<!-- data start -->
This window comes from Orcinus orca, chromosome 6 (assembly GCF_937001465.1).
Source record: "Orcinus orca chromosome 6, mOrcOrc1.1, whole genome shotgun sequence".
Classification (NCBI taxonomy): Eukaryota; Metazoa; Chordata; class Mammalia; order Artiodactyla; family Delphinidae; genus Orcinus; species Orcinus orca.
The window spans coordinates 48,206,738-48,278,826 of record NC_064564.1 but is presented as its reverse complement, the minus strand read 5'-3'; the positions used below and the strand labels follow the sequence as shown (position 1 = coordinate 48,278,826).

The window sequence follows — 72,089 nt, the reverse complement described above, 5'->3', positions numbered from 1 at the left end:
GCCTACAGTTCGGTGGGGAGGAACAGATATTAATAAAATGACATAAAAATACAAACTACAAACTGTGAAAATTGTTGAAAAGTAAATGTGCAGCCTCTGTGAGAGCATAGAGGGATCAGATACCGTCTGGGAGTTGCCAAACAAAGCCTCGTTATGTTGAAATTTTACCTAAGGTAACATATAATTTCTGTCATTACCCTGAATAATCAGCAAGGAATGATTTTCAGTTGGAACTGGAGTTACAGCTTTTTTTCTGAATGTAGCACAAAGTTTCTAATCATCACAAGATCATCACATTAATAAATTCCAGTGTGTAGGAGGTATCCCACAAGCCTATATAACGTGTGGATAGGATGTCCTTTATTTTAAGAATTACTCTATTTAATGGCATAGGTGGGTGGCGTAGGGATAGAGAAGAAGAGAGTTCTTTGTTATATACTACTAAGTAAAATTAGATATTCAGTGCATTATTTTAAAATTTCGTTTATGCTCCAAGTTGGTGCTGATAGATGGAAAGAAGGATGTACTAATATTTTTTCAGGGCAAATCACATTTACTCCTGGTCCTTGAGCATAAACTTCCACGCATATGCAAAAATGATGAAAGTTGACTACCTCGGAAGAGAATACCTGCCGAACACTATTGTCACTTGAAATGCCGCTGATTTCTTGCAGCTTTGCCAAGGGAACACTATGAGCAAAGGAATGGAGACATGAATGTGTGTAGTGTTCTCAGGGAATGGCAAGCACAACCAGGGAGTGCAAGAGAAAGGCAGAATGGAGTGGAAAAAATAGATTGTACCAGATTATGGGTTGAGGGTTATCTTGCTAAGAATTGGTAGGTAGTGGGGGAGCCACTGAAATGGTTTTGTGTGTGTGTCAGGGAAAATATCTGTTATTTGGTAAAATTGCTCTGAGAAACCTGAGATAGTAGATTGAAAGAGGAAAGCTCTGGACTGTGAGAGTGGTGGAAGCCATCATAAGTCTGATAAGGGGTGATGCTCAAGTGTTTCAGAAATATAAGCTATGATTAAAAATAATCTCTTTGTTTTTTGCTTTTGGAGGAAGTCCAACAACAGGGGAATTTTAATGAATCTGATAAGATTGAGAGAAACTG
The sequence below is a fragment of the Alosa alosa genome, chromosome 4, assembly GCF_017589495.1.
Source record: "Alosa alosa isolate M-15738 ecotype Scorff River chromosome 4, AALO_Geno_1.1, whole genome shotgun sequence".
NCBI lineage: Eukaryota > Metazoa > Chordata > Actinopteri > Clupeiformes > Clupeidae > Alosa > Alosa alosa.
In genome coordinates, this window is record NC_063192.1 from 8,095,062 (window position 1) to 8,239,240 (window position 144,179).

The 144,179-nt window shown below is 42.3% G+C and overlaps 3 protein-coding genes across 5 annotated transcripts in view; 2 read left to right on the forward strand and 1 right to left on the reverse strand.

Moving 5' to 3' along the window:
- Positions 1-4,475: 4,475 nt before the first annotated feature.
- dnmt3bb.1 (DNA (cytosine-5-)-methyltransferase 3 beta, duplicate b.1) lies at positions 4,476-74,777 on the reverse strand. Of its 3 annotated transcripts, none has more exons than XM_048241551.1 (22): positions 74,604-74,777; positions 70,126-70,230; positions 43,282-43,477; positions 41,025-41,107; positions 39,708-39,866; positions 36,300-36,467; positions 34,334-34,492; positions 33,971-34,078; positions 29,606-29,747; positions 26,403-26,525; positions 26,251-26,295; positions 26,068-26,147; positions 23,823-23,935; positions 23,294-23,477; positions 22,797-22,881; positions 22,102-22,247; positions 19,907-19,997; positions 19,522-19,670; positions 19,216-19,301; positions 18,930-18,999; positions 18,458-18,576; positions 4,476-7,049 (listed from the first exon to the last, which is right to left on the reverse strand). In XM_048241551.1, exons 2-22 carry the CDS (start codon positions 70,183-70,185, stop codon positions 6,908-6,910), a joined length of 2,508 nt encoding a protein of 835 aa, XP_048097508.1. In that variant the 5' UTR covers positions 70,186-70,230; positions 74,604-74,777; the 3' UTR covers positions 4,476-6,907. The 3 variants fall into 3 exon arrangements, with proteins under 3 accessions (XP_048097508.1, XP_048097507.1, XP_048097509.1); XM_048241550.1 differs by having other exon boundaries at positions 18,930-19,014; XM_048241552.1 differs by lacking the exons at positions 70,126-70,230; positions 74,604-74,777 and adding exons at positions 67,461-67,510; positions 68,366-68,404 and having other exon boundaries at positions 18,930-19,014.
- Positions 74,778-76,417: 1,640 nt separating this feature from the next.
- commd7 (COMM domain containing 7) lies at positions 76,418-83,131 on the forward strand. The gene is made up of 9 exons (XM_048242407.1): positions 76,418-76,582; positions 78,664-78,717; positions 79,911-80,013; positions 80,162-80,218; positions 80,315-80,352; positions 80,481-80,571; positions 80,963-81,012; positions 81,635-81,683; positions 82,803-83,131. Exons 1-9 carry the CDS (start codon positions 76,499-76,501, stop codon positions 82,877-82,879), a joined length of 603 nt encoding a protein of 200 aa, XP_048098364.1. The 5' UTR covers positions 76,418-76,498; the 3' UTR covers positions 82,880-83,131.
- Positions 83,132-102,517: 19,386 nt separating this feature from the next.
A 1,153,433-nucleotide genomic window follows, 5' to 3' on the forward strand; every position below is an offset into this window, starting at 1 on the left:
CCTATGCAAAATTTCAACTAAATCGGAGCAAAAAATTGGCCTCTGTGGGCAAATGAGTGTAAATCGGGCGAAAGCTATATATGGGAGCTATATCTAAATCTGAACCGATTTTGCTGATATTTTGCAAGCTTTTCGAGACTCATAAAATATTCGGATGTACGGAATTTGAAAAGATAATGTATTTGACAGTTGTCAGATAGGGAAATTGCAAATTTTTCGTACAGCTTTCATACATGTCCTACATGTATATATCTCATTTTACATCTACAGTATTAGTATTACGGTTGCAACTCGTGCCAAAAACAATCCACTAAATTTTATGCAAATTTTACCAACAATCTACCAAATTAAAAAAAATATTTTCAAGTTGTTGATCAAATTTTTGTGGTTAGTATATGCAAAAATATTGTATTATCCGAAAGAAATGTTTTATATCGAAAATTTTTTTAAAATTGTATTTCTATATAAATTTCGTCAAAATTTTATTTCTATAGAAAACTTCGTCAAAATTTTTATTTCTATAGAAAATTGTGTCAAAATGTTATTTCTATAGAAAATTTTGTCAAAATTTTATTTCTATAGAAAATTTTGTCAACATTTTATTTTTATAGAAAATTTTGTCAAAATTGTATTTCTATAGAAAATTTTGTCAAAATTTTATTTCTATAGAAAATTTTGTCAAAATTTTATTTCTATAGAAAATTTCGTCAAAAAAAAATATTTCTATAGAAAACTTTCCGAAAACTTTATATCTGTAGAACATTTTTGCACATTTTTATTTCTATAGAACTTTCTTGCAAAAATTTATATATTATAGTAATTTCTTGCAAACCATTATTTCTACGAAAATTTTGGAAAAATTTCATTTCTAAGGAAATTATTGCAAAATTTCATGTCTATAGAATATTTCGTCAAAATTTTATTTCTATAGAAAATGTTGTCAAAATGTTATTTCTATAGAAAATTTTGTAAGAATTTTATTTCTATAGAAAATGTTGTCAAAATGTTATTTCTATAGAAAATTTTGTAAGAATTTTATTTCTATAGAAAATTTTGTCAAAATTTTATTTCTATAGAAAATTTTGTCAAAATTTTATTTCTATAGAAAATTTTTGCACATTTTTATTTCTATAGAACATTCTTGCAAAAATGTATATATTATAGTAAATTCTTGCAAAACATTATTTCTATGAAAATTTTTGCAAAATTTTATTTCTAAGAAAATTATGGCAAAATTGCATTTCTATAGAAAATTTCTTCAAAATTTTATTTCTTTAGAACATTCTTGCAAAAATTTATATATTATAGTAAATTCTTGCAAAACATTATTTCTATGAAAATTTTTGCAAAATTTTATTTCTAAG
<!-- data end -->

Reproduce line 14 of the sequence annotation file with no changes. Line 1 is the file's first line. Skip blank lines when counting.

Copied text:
- dnmt3bb.1 (DNA (cytosine-5-)-methyltransferase 3 beta, duplicate b.1) lies at positions 4,476-74,777 on the reverse strand. Of its 3 annotated transcripts, none has more exons than XM_048241551.1 (22): positions 74,604-74,777; positions 70,126-70,230; positions 43,282-43,477; positions 41,025-41,107; positions 39,708-39,866; positions 36,300-36,467; positions 34,334-34,492; positions 33,971-34,078; positions 29,606-29,747; positions 26,403-26,525; positions 26,251-26,295; positions 26,068-26,147; positions 23,823-23,935; positions 23,294-23,477; positions 22,797-22,881; positions 22,102-22,247; positions 19,907-19,997; positions 19,522-19,670; positions 19,216-19,301; positions 18,930-18,999; positions 18,458-18,576; positions 4,476-7,049 (listed from the first exon to the last, which is right to left on the reverse strand). In XM_048241551.1, exons 2-22 carry the CDS (start codon positions 70,183-70,185, stop codon positions 6,908-6,910), a joined length of 2,508 nt encoding a protein of 835 aa, XP_048097508.1. In that variant the 5' UTR covers positions 70,186-70,230; positions 74,604-74,777; the 3' UTR covers positions 4,476-6,907. The 3 variants fall into 3 exon arrangements, with proteins under 3 accessions (XP_048097508.1, XP_048097507.1, XP_048097509.1); XM_048241550.1 differs by having other exon boundaries at positions 18,930-19,014; XM_048241552.1 differs by lacking the exons at positions 70,126-70,230; positions 74,604-74,777 and adding exons at positions 67,461-67,510; positions 68,366-68,404 and having other exon boundaries at positions 18,930-19,014.